There are two more obscure kinds of “charge” move that are covered further below: holding down a button waiting to release a move, and holding down a button and letting it go to activate a move.
Usually, a charge move entails either holding the backward direction () or the downward direction (), then hitting its opposite direction ( or respectively) and the appropriate button.
For example, a command of “ (charge) + P” means that (in theory) you hold for a certain amount of time, then input + P when you are ready to use the move.
There are some more exotic charge move commands (usually from older Capcom offerings), such as “ (charge) ” and “ (charge) ”.
The first thing you should know about charge moves of this type is that (in 2D games, at least) holding the direction counts as holding both the and at the same time; plus, you will be ready for a crouching block.
Some games will let you begin a charge before a round starts, so that you can use a special move at the very beginning of a round if you want; in this case, it is important to keep your options open, particularly if you have a projectile.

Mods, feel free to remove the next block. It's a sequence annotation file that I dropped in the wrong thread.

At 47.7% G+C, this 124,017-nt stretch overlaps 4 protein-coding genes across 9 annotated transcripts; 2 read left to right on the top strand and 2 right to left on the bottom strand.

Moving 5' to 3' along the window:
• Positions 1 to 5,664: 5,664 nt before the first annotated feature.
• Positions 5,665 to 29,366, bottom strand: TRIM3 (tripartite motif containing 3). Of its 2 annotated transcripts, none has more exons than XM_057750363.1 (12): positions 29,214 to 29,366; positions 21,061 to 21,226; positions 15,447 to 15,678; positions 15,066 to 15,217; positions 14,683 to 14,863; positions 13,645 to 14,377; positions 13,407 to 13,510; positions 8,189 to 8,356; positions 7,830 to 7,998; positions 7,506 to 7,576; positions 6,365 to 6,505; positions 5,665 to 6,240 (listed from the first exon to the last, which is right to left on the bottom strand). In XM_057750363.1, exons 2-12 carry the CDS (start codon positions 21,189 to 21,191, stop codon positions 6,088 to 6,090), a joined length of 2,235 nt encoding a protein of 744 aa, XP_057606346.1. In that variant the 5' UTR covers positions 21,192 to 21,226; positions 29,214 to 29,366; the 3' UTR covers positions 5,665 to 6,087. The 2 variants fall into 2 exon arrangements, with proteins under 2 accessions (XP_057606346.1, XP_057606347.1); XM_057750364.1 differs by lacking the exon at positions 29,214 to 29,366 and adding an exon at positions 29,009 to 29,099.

Once again, it is worth noting that charges that allow you to hold the or directions allow you to input the command while blocking, and begin the move immediately after; for moves with quick startup, this is exceedingly good at counterattacking.
The particulars of charge move execution vary from game to game, so a charge character may be easy to use, but not necessarily good for beginners.
Mostly found in 2D fighting games, there are some moves for which you may continue to hold the button down when you press it for the command input. This will cause your character to wait until either you let go, call it off (which is not always possible), or wait long enough (at which point they will just do it anyway).
Some moves gain additional properties when you do this, such as higher damage the longer you hold it in, or becoming unblockable if you hold it as long as possible.
Other moves don’t give you anything for doing this other than the ability to play around with the timing, which is certainly still an advantage in many cases.
Some moves like this allow you to call off the move by pressing some other kind of button while still holding the primary button.
There are a few moves out there that are activated by holding down a button, then letting go. This is operated without the stick.
You obviously cannot use the held button itself while you are holding it, and there may be other restrictions imposed due to it. This makes it pretty difficult to use these moves at all, but on rare occasions, they can pay off.